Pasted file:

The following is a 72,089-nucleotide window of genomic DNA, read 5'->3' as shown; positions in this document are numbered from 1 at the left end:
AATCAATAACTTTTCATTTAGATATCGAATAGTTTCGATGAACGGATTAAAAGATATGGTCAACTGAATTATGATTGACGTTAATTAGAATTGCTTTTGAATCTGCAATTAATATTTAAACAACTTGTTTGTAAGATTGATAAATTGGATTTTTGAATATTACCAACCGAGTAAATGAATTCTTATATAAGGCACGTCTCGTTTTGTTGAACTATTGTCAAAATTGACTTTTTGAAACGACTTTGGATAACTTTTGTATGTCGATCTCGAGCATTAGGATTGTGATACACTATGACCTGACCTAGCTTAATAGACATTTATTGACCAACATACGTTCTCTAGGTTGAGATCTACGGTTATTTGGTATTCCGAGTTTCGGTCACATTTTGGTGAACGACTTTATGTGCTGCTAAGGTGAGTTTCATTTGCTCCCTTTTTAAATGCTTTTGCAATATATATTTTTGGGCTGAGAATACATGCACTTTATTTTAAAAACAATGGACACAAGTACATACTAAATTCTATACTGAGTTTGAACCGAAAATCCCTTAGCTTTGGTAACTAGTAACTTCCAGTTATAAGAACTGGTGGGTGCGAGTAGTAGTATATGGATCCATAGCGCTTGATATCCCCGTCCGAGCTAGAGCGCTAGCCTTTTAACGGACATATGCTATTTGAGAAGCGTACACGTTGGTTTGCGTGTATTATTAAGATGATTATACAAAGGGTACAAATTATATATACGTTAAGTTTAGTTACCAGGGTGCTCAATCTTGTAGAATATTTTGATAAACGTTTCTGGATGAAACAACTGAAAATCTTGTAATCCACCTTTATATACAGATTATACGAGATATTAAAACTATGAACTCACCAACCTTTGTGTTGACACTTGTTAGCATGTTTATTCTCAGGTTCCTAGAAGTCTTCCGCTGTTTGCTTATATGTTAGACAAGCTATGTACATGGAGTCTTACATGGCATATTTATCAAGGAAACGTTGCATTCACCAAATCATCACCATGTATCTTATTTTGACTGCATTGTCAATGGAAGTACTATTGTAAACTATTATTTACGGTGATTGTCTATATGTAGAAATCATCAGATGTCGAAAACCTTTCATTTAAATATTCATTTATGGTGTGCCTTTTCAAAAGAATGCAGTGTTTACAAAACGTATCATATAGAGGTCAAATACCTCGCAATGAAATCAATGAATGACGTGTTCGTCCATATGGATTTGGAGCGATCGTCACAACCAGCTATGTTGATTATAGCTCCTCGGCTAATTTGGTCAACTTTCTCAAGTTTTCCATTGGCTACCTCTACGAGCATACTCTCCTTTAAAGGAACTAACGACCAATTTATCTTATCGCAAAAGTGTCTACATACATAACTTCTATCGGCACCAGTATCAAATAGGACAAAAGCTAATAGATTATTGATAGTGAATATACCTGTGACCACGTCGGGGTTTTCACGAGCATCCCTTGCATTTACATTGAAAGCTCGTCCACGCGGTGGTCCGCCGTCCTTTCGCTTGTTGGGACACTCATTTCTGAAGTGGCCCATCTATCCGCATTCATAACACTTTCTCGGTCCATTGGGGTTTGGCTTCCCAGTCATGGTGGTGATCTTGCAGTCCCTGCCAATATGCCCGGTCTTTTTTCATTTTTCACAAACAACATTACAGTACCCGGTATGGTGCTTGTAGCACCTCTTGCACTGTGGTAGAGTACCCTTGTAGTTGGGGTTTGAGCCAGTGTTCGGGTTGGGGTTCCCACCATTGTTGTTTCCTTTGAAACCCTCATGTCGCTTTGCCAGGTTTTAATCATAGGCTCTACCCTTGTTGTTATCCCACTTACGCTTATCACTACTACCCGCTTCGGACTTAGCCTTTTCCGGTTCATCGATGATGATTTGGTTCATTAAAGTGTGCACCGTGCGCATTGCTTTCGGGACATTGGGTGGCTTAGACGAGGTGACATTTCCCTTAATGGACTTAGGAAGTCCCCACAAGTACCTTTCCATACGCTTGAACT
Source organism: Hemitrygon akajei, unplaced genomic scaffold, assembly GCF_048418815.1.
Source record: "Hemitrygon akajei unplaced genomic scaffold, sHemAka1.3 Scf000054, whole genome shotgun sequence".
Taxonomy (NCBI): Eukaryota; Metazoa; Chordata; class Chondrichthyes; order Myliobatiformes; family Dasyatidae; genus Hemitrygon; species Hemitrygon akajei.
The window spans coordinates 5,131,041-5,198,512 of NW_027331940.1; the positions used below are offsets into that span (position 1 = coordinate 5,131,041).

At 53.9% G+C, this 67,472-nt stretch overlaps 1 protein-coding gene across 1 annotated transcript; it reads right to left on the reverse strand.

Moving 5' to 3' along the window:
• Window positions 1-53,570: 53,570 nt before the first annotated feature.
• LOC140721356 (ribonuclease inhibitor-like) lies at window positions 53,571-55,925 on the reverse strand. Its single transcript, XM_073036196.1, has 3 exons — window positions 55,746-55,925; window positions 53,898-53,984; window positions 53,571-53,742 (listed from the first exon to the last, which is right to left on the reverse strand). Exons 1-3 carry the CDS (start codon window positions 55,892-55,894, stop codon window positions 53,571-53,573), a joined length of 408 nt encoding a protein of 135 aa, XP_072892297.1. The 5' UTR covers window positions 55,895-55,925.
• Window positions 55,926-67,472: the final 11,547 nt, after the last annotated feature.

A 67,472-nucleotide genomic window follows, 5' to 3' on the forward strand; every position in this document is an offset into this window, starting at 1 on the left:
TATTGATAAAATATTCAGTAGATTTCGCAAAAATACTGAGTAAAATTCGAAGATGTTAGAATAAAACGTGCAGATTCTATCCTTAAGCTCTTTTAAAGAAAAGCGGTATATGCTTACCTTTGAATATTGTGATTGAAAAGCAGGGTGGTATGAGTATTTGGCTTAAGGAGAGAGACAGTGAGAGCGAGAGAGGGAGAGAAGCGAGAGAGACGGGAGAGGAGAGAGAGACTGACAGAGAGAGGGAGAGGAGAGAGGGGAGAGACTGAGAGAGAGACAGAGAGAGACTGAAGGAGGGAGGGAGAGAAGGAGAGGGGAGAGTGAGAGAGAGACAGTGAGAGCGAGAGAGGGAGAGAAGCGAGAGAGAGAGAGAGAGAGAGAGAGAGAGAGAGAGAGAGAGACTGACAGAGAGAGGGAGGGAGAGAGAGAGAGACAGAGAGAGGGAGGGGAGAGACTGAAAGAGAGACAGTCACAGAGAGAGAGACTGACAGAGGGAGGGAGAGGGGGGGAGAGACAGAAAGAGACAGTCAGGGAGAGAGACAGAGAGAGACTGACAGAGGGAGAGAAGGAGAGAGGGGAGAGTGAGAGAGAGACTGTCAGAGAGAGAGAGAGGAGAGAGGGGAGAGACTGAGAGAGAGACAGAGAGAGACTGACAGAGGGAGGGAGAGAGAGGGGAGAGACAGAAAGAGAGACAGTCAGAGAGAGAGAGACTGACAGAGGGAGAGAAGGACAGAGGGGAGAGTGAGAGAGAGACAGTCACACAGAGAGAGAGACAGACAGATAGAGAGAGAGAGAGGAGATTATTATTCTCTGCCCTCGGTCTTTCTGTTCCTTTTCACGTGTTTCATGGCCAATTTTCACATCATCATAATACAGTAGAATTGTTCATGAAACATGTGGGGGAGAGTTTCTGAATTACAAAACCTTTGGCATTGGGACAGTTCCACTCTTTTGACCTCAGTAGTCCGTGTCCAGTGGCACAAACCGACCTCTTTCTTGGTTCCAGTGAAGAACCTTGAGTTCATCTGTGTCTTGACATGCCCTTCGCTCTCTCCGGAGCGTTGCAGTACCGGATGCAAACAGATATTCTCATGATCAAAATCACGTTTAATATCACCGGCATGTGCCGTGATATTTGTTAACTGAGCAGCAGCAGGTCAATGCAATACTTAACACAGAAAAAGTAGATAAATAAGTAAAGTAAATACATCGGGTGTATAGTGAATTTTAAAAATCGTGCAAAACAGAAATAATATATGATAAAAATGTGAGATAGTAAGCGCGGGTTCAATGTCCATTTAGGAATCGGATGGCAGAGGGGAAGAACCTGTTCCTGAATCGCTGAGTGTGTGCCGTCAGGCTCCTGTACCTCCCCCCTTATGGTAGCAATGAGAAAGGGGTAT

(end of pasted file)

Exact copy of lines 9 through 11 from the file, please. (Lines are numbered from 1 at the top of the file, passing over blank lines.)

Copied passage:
• Window positions 1-53,570: 53,570 nt before the first annotated feature.
• LOC140721356 (ribonuclease inhibitor-like) lies at window positions 53,571-55,925 on the reverse strand. Its single transcript, XM_073036196.1, has 3 exons — window positions 55,746-55,925; window positions 53,898-53,984; window positions 53,571-53,742 (listed from the first exon to the last, which is right to left on the reverse strand). Exons 1-3 carry the CDS (start codon window positions 55,892-55,894, stop codon window positions 53,571-53,573), a joined length of 408 nt encoding a protein of 135 aa, XP_072892297.1. The 5' UTR covers window positions 55,895-55,925.
• Window positions 55,926-67,472: the final 11,547 nt, after the last annotated feature.